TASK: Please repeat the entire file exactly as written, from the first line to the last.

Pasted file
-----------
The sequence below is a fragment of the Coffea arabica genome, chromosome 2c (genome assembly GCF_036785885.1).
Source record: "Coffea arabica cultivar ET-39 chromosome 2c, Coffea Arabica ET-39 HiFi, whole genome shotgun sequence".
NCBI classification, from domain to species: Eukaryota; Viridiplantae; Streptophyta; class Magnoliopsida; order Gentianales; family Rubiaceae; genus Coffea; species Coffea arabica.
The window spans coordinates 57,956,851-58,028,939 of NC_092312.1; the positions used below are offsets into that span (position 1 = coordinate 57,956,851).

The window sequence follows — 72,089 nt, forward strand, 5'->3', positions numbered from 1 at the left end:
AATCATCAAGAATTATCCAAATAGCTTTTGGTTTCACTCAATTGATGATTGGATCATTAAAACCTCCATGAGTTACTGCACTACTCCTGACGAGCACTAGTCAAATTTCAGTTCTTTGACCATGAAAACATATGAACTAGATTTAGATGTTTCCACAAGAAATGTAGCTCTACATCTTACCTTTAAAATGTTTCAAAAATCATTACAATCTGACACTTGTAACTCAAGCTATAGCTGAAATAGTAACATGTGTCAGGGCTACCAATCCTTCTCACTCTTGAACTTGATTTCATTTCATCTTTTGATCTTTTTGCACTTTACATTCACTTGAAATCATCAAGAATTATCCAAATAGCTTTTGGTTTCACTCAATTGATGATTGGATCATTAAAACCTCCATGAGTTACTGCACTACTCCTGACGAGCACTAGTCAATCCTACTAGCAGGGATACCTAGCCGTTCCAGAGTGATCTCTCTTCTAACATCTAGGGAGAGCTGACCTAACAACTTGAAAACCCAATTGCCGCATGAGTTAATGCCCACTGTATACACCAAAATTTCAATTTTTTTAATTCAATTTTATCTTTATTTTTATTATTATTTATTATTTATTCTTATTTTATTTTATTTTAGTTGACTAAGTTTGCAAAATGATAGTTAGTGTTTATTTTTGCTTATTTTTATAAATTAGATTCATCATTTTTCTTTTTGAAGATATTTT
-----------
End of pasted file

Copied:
The sequence below is a fragment of the Coffea arabica genome, chromosome 2c (genome assembly GCF_036785885.1).
Source record: "Coffea arabica cultivar ET-39 chromosome 2c, Coffea Arabica ET-39 HiFi, whole genome shotgun sequence".
NCBI classification, from domain to species: Eukaryota; Viridiplantae; Streptophyta; class Magnoliopsida; order Gentianales; family Rubiaceae; genus Coffea; species Coffea arabica.
The window spans coordinates 57,956,851-58,028,939 of NC_092312.1; the positions used below are offsets into that span (position 1 = coordinate 57,956,851).

The window sequence follows — 72,089 nt, forward strand, 5'->3', positions numbered from 1 at the left end:
AATCATCAAGAATTATCCAAATAGCTTTTGGTTTCACTCAATTGATGATTGGATCATTAAAACCTCCATGAGTTACTGCACTACTCCTGACGAGCACTAGTCAAATTTCAGTTCTTTGACCATGAAAACATATGAACTAGATTTAGATGTTTCCACAAGAAATGTAGCTCTACATCTTACCTTTAAAATGTTTCAAAAATCATTACAATCTGACACTTGTAACTCAAGCTATAGCTGAAATAGTAACATGTGTCAGGGCTACCAATCCTTCTCACTCTTGAACTTGATTTCATTTCATCTTTTGATCTTTTTGCACTTTACATTCACTTGAAATCATCAAGAATTATCCAAATAGCTTTTGGTTTCACTCAATTGATGATTGGATCATTAAAACCTCCATGAGTTACTGCACTACTCCTGACGAGCACTAGTCAATCCTACTAGCAGGGATACCTAGCCGTTCCAGAGTGATCTCTCTTCTAACATCTAGGGAGAGCTGACCTAACAACTTGAAAACCCAATTGCCGCATGAGTTAATGCCCACTGTATACACCAAAATTTCAATTTTTTTAATTCAATTTTATCTTTATTTTTATTATTATTTATTATTTATTCTTATTTTATTTTATTTTAGTTGACTAAGTTTGCAAAATGATAGTTAGTGTTTATTTTTGCTTATTTTTATAAATTAGATTCATCATTTTTCTTTTTGAAGATATTTT